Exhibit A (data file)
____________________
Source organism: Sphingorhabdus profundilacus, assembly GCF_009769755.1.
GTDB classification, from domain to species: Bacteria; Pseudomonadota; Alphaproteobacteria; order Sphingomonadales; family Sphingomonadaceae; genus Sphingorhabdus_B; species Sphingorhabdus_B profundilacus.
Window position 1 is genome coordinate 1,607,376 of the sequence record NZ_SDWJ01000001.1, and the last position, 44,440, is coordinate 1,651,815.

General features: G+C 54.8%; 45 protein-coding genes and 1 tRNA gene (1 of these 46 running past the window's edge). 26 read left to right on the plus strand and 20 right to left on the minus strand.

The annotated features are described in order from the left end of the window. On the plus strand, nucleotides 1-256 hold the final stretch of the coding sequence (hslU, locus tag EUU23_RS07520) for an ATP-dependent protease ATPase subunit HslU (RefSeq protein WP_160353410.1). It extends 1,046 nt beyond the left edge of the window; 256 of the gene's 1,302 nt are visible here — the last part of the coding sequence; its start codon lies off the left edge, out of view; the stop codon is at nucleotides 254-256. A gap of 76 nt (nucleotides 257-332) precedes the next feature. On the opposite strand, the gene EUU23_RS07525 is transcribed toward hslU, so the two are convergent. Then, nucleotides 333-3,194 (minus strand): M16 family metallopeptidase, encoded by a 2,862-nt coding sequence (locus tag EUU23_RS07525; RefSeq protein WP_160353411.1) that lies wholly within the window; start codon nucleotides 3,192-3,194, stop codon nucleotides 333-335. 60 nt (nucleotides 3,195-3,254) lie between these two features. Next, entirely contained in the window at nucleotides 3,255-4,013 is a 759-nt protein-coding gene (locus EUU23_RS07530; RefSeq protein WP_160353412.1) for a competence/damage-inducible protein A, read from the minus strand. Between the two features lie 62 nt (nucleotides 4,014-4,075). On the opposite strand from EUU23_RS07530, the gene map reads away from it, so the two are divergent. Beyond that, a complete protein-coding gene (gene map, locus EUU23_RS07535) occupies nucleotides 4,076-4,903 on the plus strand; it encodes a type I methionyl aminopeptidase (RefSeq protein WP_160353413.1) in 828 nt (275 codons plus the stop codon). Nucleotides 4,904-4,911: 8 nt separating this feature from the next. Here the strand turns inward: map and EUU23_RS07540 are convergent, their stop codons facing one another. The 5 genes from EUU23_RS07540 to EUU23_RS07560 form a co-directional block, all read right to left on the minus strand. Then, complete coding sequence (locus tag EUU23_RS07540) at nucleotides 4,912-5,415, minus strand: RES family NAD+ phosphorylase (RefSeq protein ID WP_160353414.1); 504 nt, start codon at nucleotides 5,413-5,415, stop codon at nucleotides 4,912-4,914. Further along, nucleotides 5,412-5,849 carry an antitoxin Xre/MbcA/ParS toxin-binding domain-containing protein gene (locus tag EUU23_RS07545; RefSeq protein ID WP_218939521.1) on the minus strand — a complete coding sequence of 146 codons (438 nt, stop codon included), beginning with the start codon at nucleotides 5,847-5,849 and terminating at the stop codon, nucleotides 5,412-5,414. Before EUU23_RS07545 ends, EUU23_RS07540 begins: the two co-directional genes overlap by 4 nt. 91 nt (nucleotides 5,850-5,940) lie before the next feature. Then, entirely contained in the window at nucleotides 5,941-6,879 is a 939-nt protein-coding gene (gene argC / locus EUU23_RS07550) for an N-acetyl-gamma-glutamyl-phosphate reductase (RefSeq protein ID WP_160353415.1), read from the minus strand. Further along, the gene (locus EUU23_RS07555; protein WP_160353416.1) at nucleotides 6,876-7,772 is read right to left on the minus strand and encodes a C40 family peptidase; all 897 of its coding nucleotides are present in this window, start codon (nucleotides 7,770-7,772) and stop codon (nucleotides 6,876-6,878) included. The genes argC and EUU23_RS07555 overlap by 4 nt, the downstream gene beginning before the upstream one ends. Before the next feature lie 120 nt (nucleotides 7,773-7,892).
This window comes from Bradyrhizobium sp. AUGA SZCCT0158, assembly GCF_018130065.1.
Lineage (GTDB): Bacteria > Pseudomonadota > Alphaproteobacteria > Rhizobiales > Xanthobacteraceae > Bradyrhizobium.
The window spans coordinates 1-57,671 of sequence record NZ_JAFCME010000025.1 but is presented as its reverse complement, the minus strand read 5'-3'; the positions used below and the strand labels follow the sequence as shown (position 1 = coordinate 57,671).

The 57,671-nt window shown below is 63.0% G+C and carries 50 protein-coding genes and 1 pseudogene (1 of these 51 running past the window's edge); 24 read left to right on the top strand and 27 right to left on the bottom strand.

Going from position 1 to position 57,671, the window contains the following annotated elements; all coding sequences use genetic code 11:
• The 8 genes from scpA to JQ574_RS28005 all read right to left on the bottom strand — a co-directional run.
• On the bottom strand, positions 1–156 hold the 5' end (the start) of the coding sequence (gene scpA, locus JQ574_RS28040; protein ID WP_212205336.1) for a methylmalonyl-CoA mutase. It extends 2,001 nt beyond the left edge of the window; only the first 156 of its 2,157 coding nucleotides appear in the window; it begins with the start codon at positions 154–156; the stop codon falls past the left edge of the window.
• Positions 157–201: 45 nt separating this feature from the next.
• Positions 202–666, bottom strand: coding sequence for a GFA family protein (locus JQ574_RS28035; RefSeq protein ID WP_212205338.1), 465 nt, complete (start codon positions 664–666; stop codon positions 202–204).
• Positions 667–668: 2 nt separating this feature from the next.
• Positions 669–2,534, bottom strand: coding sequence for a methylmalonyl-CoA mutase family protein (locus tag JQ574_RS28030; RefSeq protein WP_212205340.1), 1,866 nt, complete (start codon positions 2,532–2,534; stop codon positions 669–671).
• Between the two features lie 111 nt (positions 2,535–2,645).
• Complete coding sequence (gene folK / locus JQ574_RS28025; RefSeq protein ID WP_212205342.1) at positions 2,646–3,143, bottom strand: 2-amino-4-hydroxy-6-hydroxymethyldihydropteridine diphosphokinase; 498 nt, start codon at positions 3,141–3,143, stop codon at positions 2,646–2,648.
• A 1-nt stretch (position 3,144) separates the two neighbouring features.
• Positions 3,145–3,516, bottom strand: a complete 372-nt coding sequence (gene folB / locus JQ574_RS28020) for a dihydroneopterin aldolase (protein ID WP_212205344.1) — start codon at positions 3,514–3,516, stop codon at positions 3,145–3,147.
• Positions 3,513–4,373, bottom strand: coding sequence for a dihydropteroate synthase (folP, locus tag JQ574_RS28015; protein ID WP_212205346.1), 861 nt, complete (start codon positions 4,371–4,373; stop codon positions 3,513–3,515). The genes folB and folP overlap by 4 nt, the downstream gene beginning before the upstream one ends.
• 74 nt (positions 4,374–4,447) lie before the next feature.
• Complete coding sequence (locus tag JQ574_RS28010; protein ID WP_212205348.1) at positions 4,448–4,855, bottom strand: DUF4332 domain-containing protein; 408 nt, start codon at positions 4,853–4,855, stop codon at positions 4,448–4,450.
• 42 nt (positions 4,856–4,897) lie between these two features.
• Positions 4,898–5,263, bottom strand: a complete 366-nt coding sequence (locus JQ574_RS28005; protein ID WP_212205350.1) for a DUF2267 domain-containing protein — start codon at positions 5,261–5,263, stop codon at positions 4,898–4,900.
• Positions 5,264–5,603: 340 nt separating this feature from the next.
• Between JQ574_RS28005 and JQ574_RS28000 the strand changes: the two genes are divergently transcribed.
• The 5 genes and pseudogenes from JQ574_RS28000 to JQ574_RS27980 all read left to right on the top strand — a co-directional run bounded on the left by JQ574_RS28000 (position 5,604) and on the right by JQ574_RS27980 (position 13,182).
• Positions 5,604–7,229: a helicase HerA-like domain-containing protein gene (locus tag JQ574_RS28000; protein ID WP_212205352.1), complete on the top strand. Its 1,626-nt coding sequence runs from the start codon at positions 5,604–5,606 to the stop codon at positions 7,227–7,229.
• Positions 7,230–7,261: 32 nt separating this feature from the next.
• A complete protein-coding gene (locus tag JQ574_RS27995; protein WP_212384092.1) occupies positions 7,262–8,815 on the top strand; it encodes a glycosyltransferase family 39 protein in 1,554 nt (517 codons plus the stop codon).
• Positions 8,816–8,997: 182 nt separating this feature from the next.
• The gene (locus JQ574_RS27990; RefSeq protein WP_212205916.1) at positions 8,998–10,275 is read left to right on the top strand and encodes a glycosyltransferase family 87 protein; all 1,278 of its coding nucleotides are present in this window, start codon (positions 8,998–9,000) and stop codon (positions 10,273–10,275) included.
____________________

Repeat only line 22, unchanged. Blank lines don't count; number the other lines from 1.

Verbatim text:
• 74 nt (positions 4,374–4,447) lie before the next feature.